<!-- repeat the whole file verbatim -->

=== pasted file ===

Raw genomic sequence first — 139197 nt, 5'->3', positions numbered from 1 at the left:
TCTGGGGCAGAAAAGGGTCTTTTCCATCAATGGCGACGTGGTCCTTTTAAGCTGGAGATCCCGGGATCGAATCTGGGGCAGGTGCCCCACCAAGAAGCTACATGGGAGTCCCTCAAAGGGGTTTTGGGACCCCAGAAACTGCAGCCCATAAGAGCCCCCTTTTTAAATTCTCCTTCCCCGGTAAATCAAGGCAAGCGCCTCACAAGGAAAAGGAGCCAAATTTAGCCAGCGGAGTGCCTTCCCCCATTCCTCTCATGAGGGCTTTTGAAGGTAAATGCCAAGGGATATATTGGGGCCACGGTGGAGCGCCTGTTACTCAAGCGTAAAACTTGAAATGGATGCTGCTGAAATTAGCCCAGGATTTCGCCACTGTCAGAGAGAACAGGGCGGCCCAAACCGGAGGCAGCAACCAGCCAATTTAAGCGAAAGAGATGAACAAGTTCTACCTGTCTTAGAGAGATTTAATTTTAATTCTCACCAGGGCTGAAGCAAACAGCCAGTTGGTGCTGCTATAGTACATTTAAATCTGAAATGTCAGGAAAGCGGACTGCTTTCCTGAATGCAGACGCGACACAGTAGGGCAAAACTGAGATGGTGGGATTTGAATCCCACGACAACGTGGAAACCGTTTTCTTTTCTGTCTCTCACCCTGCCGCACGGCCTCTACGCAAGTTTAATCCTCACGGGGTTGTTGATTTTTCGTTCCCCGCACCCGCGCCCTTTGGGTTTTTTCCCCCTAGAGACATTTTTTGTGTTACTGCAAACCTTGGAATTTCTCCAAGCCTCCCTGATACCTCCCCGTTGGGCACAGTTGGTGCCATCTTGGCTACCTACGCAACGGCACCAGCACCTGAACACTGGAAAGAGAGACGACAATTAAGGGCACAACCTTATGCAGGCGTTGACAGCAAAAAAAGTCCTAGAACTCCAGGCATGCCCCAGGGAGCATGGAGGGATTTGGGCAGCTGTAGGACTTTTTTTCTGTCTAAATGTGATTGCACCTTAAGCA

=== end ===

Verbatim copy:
Raw genomic sequence first — 139197 nt, 5'->3', positions numbered from 1 at the left:
TCTGGGGCAGAAAAGGGTCTTTTCCATCAATGGCGACGTGGTCCTTTTAAGCTGGAGATCCCGGGATCGAATCTGGGGCAGGTGCCCCACCAAGAAGCTACATGGGAGTCCCTCAAAGGGGTTTTGGGACCCCAGAAACTGCAGCCCATAAGAGCCCCCTTTTTAAATTCTCCTTCCCCGGTAAATCAAGGCAAGCGCCTCACAAGGAAAAGGAGCCAAATTTAGCCAGCGGAGTGCCTTCCCCCATTCCTCTCATGAGGGCTTTTGAAGGTAAATGCCAAGGGATATATTGGGGCCACGGTGGAGCGCCTGTTACTCAAGCGTAAAACTTGAAATGGATGCTGCTGAAATTAGCCCAGGATTTCGCCACTGTCAGAGAGAACAGGGCGGCCCAAACCGGAGGCAGCAACCAGCCAATTTAAGCGAAAGAGATGAACAAGTTCTACCTGTCTTAGAGAGATTTAATTTTAATTCTCACCAGGGCTGAAGCAAACAGCCAGTTGGTGCTGCTATAGTACATTTAAATCTGAAATGTCAGGAAAGCGGACTGCTTTCCTGAATGCAGACGCGACACAGTAGGGCAAAACTGAGATGGTGGGATTTGAATCCCACGACAACGTGGAAACCGTTTTCTTTTCTGTCTCTCACCCTGCCGCACGGCCTCTACGCAAGTTTAATCCTCACGGGGTTGTTGATTTTTCGTTCCCCGCACCCGCGCCCTTTGGGTTTTTTCCCCCTAGAGACATTTTTTGTGTTACTGCAAACCTTGGAATTTCTCCAAGCCTCCCTGATACCTCCCCGTTGGGCACAGTTGGTGCCATCTTGGCTACCTACGCAACGGCACCAGCACCTGAACACTGGAAAGAGAGACGACAATTAAGGGCACAACCTTATGCAGGCGTTGACAGCAAAAAAAGTCCTAGAACTCCAGGCATGCCCCAGGGAGCATGGAGGGATTTGGGCAGCTGTAGGACTTTTTTTCTGTCTAAATGTGATTGCACCTTAAGCA